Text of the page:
Romeo, Henry V and Hamlet are three of Shakespeare's greatest characters. Loads of actors have tried them on for size. Here are eight who made our list of hits and misses.
To be or not to be in a Shakespeare production, that is the question. The answer, for actors looking for a little respect, some credibility and maybe critical acclaim, the answer is yes, yes, and by my throth, yes! Just ask Leonardo DiCaprio, Tom Hiddleston, Kenneth Banagh, Jude Law, Orlando Bloom, David Tennant and, by my troth, even Mel Gibson.
Whether it's playing a character inspired by Shakespeare, or adapted from his plays, or flat out taking on the Bard of Avon's plays word for word, there's a shed load of A-list actors who have signed on for anything with Shakespeare's name attached to the project, be it big screen movies, small indie films, TV specials or theatre shows.
Let's see, there's Al Pacino in The Merchant of Venice, Michelle Pfeiffer and Christian Bale in A Midsummer Night's Dream, Emma Thompson, Denzel Washington and Keanu Reeves in Much Ado About Nothing, Helen Mirren in The Tempest, Helena Bonham Carter in Twelfth Night, Patrick Stewart in Macbeth, Ian McKellen in Othello – and these are just the "hardcore" productions.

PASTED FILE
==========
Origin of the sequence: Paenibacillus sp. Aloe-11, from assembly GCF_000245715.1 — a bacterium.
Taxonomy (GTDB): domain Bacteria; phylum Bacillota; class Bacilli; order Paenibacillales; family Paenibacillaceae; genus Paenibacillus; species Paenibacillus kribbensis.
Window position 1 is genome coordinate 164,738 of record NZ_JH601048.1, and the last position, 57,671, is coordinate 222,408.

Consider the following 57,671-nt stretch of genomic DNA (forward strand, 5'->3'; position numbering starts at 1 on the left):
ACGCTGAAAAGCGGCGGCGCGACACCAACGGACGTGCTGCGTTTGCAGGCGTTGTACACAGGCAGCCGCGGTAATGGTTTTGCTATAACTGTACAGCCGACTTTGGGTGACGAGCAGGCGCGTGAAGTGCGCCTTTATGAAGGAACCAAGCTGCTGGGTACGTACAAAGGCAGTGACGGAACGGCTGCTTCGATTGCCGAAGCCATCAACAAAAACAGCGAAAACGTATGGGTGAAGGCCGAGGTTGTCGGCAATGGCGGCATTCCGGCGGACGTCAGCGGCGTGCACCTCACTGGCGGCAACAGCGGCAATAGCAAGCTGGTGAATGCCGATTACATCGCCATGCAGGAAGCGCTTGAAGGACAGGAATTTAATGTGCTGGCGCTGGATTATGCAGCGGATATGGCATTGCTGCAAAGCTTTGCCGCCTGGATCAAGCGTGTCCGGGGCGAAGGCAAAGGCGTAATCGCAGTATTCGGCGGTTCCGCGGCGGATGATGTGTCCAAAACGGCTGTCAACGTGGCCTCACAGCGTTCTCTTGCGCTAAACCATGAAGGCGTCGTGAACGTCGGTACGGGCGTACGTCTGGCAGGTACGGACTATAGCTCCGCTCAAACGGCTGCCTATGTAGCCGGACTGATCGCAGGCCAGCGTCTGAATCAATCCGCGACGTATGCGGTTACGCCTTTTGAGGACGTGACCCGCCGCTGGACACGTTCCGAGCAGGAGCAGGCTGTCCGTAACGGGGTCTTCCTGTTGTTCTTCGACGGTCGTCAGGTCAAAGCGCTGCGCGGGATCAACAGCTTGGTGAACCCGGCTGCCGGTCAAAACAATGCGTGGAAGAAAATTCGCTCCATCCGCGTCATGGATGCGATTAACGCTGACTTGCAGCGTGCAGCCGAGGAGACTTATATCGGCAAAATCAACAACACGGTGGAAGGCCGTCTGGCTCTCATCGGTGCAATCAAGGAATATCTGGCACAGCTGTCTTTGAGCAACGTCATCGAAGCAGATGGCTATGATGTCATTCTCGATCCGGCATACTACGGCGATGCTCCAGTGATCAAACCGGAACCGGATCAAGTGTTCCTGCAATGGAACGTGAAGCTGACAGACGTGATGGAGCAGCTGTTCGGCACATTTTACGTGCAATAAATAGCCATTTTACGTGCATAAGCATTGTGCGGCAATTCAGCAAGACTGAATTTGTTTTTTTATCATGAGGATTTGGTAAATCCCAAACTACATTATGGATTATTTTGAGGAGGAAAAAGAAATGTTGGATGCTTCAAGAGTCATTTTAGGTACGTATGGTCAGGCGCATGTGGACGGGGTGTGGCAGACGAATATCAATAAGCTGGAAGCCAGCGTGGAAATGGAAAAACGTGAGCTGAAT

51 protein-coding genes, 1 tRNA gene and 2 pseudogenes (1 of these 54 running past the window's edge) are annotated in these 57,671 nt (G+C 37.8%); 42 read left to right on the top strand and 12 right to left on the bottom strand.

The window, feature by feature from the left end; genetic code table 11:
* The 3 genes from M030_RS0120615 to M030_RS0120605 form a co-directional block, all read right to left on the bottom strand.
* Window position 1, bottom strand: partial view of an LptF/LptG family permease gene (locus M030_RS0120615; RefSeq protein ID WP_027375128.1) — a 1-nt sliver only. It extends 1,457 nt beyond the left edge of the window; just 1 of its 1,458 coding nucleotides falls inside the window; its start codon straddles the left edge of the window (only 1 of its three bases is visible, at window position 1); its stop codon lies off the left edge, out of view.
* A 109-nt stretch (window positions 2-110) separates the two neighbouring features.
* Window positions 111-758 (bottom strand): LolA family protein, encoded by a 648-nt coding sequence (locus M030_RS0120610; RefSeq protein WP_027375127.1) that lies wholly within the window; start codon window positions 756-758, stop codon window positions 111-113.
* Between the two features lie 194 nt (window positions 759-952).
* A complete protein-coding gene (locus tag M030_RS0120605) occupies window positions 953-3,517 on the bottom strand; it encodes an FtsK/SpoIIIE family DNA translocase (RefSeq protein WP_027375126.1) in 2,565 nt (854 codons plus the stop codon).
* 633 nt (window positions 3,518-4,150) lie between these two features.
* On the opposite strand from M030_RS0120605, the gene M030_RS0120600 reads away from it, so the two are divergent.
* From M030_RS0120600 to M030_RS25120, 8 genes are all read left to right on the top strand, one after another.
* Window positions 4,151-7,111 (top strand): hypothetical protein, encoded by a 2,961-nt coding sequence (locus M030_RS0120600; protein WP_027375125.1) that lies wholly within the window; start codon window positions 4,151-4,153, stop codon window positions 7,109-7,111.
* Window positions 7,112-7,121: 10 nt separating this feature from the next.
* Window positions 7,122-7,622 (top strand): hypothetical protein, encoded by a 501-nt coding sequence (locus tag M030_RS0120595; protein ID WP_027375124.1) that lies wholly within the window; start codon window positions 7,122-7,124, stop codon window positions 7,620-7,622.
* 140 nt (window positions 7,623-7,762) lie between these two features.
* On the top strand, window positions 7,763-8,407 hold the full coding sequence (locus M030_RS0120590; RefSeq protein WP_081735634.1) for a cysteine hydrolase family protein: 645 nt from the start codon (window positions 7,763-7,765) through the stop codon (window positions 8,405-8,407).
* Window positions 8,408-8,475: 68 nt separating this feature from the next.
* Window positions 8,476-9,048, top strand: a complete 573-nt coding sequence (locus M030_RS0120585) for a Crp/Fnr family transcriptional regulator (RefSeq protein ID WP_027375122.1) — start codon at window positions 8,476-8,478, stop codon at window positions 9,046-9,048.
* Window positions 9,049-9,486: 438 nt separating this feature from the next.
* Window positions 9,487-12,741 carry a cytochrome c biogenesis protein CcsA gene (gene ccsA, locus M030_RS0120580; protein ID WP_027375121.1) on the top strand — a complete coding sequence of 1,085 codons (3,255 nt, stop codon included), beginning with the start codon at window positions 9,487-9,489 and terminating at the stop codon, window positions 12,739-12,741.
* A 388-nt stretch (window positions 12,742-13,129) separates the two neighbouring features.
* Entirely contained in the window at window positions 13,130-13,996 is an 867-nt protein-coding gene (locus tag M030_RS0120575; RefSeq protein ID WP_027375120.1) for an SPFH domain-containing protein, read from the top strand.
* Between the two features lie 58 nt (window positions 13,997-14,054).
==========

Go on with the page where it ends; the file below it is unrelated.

Other actors have paid homage to Shakespeare by doing parts or movies loosely based on the author or his work – 10 Things I Hate About You, Shakespeare In Love, My Own Private Idaho, West Side Story. Check out our other story on this.
Yes, arguably it's easier to play a contemporary Shakespearean role script-wise, but some say the true test of an actor's craft is taking on Shakespeare in its original form. Just like other writers, though, there are a handful of characters from Shakespeare that really hit home with the acting community. There's the eloquent and powerful Othello, and the
materialistic and angry Shylock, but really, we're talking about Romeo, Henry V and Hamlet.
So, in celebration of Shakespeare, who would have turned 450 years old today, here's a list of the actors who given life to the Bard's most beloved characters.